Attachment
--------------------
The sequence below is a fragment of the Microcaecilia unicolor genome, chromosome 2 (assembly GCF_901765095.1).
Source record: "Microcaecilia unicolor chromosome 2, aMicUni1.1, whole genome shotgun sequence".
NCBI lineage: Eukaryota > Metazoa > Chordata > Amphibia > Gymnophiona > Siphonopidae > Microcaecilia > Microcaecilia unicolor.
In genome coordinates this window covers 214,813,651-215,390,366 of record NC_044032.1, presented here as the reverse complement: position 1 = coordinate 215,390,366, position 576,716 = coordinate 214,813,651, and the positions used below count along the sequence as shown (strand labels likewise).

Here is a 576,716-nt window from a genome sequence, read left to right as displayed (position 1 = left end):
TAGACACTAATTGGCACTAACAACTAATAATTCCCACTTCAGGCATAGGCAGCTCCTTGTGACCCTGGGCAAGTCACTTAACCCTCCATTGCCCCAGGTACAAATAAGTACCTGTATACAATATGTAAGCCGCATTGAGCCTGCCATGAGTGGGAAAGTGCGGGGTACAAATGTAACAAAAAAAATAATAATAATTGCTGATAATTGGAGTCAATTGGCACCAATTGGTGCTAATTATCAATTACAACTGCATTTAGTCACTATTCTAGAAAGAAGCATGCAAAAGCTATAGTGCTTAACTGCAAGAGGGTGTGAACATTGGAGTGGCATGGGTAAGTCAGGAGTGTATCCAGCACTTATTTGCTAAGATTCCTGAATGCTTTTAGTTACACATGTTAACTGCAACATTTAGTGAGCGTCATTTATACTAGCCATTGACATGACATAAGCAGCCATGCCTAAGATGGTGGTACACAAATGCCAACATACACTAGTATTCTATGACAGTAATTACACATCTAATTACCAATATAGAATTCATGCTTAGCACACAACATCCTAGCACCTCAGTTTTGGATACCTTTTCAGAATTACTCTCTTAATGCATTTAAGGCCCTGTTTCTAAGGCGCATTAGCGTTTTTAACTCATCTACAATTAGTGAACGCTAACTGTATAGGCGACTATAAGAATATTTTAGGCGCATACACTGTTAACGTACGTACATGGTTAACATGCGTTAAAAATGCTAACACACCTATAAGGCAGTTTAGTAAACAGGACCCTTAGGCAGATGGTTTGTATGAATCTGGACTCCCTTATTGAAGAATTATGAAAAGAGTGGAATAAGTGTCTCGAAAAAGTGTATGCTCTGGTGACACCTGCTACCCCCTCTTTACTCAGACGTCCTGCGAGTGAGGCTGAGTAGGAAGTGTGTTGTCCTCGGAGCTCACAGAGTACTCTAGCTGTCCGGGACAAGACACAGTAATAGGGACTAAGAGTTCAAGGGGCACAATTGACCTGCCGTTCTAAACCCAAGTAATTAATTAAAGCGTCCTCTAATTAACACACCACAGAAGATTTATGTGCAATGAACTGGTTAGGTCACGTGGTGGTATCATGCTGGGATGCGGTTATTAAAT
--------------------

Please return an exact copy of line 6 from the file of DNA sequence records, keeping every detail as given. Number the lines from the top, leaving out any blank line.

TAGACACTAATTGGCACTAACAACTAATAATTCCCACTTCAGGCATAGGCAGCTCCTTGTGACCCTGGGCAAGTCACTTAACCCTCCATTGCCCCAGGTACAAATAAGTACCTGTATACAATATGTAAGCCGCATTGAGCCTGCCATGAGTGGGAAAGTGCGGGGTACAAATGTAACAAAAAAAATAATAATAATTGCTGATAATTGGAGTCAATTGGCACCAATTGGTGCTAATTATCAATTACAACTGCATTTAGTCACTATTCTAGAAAGAAGCATGCAAAAGCTATAGTGCTTAACTGCAAGAGGGTGTGAACATTGGAGTGGCATGGGTAAGTCAGGAGTGTATCCAGCACTTATTTGCTAAGATTCCTGAATGCTTTTAGTTACACATGTTAACTGCAACATTTAGTGAGCGTCATTTATACTAGCCATTGACATGACATAAGCAGCCATGCCTAAGATGGTGGTACACAAATGCCAACATACACTAGTATTCTATGACAGTAATTACACATCTAATTACCAATATAGAATTCATGCTTAGCACACAACATCCTAGCACCTCAGTTTTGGATACCTTTTCAGAATTACTCTCTTAATGCATTTAAGGCCCTGTTTCTAAGGCGCATTAGCGTTTTTAACTCATCTACAATTAGTGAACGCTAACTGTATAGGCGACTATAAGAATATTTTAGGCGCATACACTGTTAACGTACGTACATGGTTAACATGCGTTAAAAATGCTAACACACCTATAAGGCAGTTTAGTAAACAGGACCCTTAGGCAGATGGTTTGTATGAATCTGGACTCCCTTATTGAAGAATTATGAAAAGAGTGGAATAAGTGTCTCGAAAAAGTGTATGCTCTGGTGACACCTGCTACCCCCTCTTTACTCAGACGTCCTGCGAGTGAGGCTGAGTAGGAAGTGTGTTGTCCTCGGAGCTCACAGAGTACTCTAGCTGTCCGGGACAAGACACAGTAATAGGGACTAAGAGTTCAAGGGGCACAATTGACCTGCCGTTCTAAACCCAAGTAATTAATTAAAGCGTCCTCTAATTAACACACCACAGAAGATTTATGTGCAATGAACTGGTTAGGTCACGTGGTGGTATCATGCTGGGATGCGGTTATTAAAT